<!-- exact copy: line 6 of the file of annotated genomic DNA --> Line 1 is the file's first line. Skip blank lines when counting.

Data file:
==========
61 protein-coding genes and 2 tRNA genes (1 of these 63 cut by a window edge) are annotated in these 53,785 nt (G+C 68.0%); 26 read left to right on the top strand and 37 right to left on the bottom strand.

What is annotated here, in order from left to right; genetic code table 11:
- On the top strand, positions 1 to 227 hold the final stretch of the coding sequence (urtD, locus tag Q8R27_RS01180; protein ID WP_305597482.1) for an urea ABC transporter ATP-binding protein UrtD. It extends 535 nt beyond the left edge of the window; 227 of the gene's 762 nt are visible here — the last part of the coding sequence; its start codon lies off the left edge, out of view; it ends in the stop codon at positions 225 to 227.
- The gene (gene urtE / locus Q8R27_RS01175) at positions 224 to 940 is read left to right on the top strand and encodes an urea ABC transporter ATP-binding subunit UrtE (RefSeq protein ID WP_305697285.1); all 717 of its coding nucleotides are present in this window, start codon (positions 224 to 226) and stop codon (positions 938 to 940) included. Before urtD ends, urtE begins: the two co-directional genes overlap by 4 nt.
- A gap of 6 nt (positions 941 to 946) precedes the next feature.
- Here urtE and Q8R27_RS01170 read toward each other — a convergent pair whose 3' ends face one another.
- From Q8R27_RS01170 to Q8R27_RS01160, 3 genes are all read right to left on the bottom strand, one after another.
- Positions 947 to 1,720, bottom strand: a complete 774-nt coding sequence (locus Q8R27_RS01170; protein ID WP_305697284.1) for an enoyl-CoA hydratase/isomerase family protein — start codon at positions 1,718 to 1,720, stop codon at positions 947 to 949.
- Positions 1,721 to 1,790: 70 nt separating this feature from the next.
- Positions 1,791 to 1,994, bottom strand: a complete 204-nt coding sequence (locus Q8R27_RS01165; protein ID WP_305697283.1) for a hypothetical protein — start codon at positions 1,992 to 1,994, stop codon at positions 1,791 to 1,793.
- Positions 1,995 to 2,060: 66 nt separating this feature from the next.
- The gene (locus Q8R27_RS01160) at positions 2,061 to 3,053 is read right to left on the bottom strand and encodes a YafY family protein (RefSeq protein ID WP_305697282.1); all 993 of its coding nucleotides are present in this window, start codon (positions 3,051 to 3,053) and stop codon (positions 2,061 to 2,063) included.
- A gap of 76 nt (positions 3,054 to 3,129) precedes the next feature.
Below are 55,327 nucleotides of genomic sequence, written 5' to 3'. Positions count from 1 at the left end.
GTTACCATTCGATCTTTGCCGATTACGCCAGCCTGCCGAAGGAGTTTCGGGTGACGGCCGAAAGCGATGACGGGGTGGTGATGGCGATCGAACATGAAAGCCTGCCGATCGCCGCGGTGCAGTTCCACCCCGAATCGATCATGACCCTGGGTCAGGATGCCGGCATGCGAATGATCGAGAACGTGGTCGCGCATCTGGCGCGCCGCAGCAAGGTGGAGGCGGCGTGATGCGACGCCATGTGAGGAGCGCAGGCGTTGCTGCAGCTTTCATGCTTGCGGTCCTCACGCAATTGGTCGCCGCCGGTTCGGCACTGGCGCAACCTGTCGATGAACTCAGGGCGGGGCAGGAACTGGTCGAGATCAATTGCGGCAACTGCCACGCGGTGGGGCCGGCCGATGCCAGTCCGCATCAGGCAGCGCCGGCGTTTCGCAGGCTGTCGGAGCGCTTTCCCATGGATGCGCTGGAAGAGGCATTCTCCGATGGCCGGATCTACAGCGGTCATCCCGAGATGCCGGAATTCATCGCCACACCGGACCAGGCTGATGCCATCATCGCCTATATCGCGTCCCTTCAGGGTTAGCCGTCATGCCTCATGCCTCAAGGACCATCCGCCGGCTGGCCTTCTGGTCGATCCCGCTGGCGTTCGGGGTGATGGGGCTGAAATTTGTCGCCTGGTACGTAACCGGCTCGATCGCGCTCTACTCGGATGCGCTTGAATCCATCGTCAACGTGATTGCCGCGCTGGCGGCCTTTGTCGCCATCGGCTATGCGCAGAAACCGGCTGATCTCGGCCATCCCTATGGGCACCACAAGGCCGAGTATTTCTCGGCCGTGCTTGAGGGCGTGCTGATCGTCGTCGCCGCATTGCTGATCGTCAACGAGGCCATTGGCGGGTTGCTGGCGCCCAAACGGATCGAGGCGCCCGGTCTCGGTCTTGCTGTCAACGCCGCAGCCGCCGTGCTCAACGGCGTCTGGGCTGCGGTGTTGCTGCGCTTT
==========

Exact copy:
- Here urtE and Q8R27_RS01170 read toward each other — a convergent pair whose 3' ends face one another.